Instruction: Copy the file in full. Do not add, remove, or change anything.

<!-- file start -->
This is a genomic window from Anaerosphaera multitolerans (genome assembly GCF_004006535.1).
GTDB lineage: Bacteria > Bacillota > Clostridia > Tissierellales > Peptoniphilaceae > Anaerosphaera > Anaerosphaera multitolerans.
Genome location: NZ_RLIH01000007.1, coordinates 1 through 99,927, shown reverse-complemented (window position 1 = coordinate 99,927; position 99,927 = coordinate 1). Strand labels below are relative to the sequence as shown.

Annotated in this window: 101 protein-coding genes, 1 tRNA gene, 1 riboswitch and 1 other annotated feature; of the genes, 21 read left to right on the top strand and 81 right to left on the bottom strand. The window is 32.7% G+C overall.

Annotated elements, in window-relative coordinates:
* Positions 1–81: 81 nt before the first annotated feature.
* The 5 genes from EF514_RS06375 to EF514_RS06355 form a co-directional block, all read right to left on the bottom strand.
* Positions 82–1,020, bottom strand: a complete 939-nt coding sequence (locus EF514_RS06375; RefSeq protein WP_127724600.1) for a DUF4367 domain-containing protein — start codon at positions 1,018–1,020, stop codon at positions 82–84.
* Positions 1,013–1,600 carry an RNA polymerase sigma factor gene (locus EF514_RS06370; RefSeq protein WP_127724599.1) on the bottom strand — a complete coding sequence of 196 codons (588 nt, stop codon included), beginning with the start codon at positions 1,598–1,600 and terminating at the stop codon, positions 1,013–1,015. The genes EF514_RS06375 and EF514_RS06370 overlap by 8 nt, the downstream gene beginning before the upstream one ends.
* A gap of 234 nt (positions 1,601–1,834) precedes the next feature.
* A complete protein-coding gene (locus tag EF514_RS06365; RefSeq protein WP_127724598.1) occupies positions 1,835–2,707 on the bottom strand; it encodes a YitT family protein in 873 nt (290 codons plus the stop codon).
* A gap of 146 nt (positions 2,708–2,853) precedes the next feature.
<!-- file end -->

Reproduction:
This is a genomic window from Anaerosphaera multitolerans (genome assembly GCF_004006535.1).
GTDB lineage: Bacteria > Bacillota > Clostridia > Tissierellales > Peptoniphilaceae > Anaerosphaera > Anaerosphaera multitolerans.
Genome location: NZ_RLIH01000007.1, coordinates 1 through 99,927, shown reverse-complemented (window position 1 = coordinate 99,927; position 99,927 = coordinate 1). Strand labels below are relative to the sequence as shown.

Annotated in this window: 101 protein-coding genes, 1 tRNA gene, 1 riboswitch and 1 other annotated feature; of the genes, 21 read left to right on the top strand and 81 right to left on the bottom strand. The window is 32.7% G+C overall.

Annotated elements, in window-relative coordinates:
* Positions 1–81: 81 nt before the first annotated feature.
* The 5 genes from EF514_RS06375 to EF514_RS06355 form a co-directional block, all read right to left on the bottom strand.
* Positions 82–1,020, bottom strand: a complete 939-nt coding sequence (locus EF514_RS06375; RefSeq protein WP_127724600.1) for a DUF4367 domain-containing protein — start codon at positions 1,018–1,020, stop codon at positions 82–84.
* Positions 1,013–1,600 carry an RNA polymerase sigma factor gene (locus EF514_RS06370; RefSeq protein WP_127724599.1) on the bottom strand — a complete coding sequence of 196 codons (588 nt, stop codon included), beginning with the start codon at positions 1,598–1,600 and terminating at the stop codon, positions 1,013–1,015. The genes EF514_RS06375 and EF514_RS06370 overlap by 8 nt, the downstream gene beginning before the upstream one ends.
* A gap of 234 nt (positions 1,601–1,834) precedes the next feature.
* A complete protein-coding gene (locus tag EF514_RS06365; RefSeq protein WP_127724598.1) occupies positions 1,835–2,707 on the bottom strand; it encodes a YitT family protein in 873 nt (290 codons plus the stop codon).
* A gap of 146 nt (positions 2,708–2,853) precedes the next feature.